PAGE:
Apple’s recent release of the Apple Card follows a familiar trend: tech and major tech organizations playing a disruptive role in financial services. For bank and credit union executives, these types of changes can feel like an existential crisis. However, while things are changing faster than ever before, financial services decision makers need to see this transition as an opportunity to position themselves for the future.
The reality of an ever-changing landscape is that someone will have to take the lead on change and guide their respective financial institutions from discovery to full implementation of major organizational changes. Individuals like CEOs and COOs likely already have their hands full with the day to day responsibilities of the organization, and may not have the capacity to navigate such changes.
Hiring a Chief Innovation Officer, an Innovation Director, or someone of this nature can help organizations stay ahead of trends and prioritize their initiatives based on pertinence and ROI. Chief responsibilities of this person can include:
– Exploration Attending trade events, maintaining a pulse on banking news and understanding the competitive landscape
- Financial and Resource vetting Understanding which initiatives may be feasible for an organization based on workforce and financial resources
- Vendor Solicitation Seeking out assistance from potential partners, consultants and any third party resources to bring new innovation to life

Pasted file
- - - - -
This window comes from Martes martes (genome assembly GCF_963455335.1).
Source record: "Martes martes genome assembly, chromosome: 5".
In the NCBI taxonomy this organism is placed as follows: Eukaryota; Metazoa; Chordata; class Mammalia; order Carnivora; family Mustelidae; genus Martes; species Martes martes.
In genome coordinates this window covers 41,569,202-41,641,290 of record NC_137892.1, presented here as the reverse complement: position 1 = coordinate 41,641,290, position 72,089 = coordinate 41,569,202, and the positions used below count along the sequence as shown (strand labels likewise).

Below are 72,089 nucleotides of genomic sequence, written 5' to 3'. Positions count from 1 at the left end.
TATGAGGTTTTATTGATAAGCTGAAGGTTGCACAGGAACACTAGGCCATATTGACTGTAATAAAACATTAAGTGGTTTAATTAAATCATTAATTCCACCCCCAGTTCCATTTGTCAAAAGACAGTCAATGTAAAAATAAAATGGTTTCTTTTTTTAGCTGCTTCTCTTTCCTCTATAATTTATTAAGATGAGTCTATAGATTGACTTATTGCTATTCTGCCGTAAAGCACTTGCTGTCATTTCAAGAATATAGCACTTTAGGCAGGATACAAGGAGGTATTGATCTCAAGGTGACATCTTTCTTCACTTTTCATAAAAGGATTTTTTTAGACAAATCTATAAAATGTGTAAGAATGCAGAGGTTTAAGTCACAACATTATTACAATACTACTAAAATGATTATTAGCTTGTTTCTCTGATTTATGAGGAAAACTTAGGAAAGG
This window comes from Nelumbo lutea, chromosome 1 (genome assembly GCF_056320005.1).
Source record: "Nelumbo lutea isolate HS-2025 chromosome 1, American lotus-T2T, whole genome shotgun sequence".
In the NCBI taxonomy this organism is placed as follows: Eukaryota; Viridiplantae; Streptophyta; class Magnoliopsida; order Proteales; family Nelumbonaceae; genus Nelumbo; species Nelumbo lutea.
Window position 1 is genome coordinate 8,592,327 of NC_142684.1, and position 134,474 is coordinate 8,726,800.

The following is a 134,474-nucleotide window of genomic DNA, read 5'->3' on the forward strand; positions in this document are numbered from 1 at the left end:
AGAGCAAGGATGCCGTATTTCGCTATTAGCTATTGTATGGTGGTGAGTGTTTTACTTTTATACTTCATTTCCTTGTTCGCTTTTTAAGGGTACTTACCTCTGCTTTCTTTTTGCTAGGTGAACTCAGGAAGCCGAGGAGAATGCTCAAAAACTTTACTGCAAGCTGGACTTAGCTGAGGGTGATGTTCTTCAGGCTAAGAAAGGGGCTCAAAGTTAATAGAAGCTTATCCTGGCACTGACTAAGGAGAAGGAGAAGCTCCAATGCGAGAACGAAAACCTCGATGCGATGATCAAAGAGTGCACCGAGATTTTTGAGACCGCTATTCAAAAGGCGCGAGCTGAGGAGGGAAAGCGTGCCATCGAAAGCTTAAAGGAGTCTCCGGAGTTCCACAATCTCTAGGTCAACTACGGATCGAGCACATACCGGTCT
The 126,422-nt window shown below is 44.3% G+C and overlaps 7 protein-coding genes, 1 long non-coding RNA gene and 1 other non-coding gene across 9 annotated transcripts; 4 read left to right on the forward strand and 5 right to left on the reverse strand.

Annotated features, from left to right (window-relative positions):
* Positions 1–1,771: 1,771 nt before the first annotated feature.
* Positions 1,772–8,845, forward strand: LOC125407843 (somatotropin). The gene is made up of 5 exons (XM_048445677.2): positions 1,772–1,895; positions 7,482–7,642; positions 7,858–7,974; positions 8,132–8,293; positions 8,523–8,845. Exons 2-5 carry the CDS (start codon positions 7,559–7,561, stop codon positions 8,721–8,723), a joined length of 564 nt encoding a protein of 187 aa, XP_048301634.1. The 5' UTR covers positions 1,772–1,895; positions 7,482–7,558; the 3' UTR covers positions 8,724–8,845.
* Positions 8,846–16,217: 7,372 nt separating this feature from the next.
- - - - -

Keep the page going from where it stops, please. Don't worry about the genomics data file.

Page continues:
- Transitionary planning and staff direction Overseeing the implementation of new initiatives and shaping the overall plan for change
Change Management and Agile Structures
With anticipated change, financial institutions should have a foolproof change management structure in place. Understanding how new initiatives will be communicated, who will be responsible for follow through and how behaviors can be reinforced are key to success. Before any meaningful change can truly happen, addressing this general structure will help to guide implementation when rubber hits the road and a prospective innovation becomes a plan ready to be acted upon. Executives teams can start early by establishing a hierarchy for implementation within their institution and a general framework for notifying, teaching, improving and reinforcing new behaviors.
Staying Calm Amid Disruption
In an environment of unprecedented change, executives may feel tempted to act in reactionary ways. Taking on a multitude of initiatives, seeking out an edge in innovation and still trying to maintain high quality in day to day operations may seem like the only solution to keep pace. However, overextending your team will lead to fatigue, lack of focus and an end product of half-baked services and offerings.
Instead, financial institutions should focus on iterated, calculated change based on areas of their business that have the most potential to improve the customer experience. Creating a clear mapping of various customer journeys and nailing the omni-channel experience should be first priorities. As disruptive technologies continue to evolve, financial institutions will need to stay aware of the industry’s direction, but don’t necessarily need to be the players pioneering the way, as long as they’re able to act once opportunities with a clear ROI are established.